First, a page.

- Medal of Honor: Allied Assault: Breakthrough (Windows Servers Only)
- Medal of Honor: Pacific Assault (Windows Servers Only)
* Punkbuster supported
** AMX Mod supported
*** BF2CC supported
In addition to all the games there’s also some add-ons available with the server
The CortexSM control panel supports Teamspeak, one of the most sought after add-on services for the gaming community. Teamspeak enables gamers to speak with one another over the Internet, providing the highest level of game play available. The Teamspeak server acts as a host to multiple client connections, capable of handling literally thousands of simultaneous users. This results in an Internet based teleconferencing solution that works in a variety of applications such as team mates speaking with one another while playing their favorite online game on The Planet’s Insomnia365 servers.
Punkbuster From Even Balance
Even Balance, Inc. spearheads the effort to fight cheating in the online multiplayer gaming industry. The company’s PunkBuster Anti-Cheat software technology and services combat online cheating in some of the most popular games being played over the Internet today. For more information on Even Balance, visit www.evenbalance.com
Insomnia365 is one of the few dedicated server providers certified for official Battlefield 2 ranking. Just enter “bf2ranked” in the promo code field when purchasing your server online or let your salesperson know that you want your server to be a Ranked Battlefield 2 server
While you can get a Ranked BF2 server you will loose all administration rights to the actual server although you still will have access to the Cortex Game Panel.
After you log in into Cortex you should set up a user so you can start using the games. I had some issues understanding exactly what to do since Cortex threw up errors when I only had the administrator user setup (it complained about the lack of an e-mail address which I had entered) but after I set up another user I from that moment had no problems at all. I’m sure if I had read the WIKI for the Cortex Control Panel a bit better I would have figured out how to get everything working with my default administrator user but since it worked fine I didn’t bother investigating this more.
This skin can be changed and re- or de-branded.
The first thing you will see in Cortex are the news. Here you will get news about new patches for either Cortex or for various games. You then can opt to install a patch/upgrade Cortex or the game or not. I found it great that I didn’t have to hunt for patches or anything and that everything was already present and could be downloaded in a few seconds directly from The Planet. As the patches and upgrades are downloaded from inside The Planet the speed is very good.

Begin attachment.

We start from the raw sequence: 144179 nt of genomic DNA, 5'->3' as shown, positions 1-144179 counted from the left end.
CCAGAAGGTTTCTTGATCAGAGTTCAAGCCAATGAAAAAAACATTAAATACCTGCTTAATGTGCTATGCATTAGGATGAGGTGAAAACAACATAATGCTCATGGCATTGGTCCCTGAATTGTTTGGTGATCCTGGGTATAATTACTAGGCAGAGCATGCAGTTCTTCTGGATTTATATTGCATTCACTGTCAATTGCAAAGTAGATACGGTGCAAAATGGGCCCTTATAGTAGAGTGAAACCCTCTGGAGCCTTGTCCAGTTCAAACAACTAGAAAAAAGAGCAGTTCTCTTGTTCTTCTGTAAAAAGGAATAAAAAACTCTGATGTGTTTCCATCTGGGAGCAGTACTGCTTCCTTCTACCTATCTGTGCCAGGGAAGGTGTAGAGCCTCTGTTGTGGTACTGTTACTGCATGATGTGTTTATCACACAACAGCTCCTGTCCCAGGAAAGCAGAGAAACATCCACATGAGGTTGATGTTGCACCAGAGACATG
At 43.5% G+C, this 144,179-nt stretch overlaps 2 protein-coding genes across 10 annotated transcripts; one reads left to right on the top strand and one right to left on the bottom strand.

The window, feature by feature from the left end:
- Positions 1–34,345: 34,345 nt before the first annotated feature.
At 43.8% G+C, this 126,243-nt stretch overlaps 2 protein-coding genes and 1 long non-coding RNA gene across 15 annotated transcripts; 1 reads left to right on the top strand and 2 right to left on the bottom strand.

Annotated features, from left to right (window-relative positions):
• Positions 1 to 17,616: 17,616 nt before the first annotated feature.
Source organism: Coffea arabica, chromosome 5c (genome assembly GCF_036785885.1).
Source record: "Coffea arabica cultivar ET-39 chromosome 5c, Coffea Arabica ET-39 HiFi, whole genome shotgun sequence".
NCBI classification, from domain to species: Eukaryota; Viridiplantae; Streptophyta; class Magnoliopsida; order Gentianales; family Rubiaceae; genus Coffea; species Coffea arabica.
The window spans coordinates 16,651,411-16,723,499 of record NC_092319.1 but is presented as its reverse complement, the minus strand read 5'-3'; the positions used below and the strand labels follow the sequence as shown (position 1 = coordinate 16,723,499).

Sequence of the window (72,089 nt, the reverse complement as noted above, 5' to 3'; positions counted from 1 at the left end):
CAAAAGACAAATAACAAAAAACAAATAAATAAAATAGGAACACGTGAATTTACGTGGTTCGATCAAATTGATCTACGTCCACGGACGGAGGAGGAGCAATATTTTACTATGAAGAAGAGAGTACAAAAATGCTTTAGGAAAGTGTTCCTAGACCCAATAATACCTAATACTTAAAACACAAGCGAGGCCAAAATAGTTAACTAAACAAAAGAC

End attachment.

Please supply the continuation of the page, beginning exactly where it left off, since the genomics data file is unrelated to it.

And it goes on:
Engines and Instances
When you want to install a game on the server you go to the Engine-link and choose your game. It will then download from the central server and automatically get installed. After the game is installed it is ready to be used. The only exception might be Steam-based games that are fetched from Steam (through The Planet) and which can take a bit longer to download. I’m not sure if The Planet have them locally now or not.
Hmm, what game do I want to create a server for ….
Next step is to start an instance. An instance is the actual “server” for that game. It’s the instance that people will see when they browse the games server-browser. You can have many instances running on the server, both running separate games but also the same game.
Instances are set up on a user-basis. This means that it is possible to have one user administrate some games and another user other games. The main administrator of course can handle all the games.
Configuration of a game
After you added an instance of a game you can configure it. Each game has different options but the look is pretty similar. You can basically change every possible variable for that game directly inside Cortex.
Lots of configuration variables. This is for CS:Source
You can also edit the map-rotation, add custom maps, add your own server-graphic (for instance in BF2) and in some games use the rcon-window to send commands directly to the server and get an instant response directly (just as you were sitting in the game and doing it in the console).
Send commands directly to the game-server with rCon
For each instance you also can see an event-log as well as some history graphs that show the bandwidth usage, the CPU-usage and the memory usage over time.
Something I do miss is some kind of log of what’s have been happening inside the game. It would be nice to maybe get a total score after each. Or why not a list of the last 50 players on that instance? You do get some player-stats though through GameMonitor. It shows you a graph of the number of players the last month. This is however only supported in some games.
Only supported in some games
The Planet has a demo of the Cortex Control Panel here: http://public2.insomnia365.com:8365/news.php where you can try it out a bit.
TESTING THE SERVER
As mentioned earlier we had access to the server for about two month. During that time I set up a number of instances of mainly Battlefield –games but also a few others like Star Wars Battlefront II.
The server we used had Windows 2003 installed on it and was not set up to run a ranked Battlefield 2 server.
The Cortex Control Panel gets high marks for ease-of-use. After the initial confusion about the administrator profile it was easy to set up both the engines but also the games. Installation was swift and even though it of course was a bit tricky to figure out all the various settings for each game the control panel included helpful tips of each variable. Just as nice and painless was patching.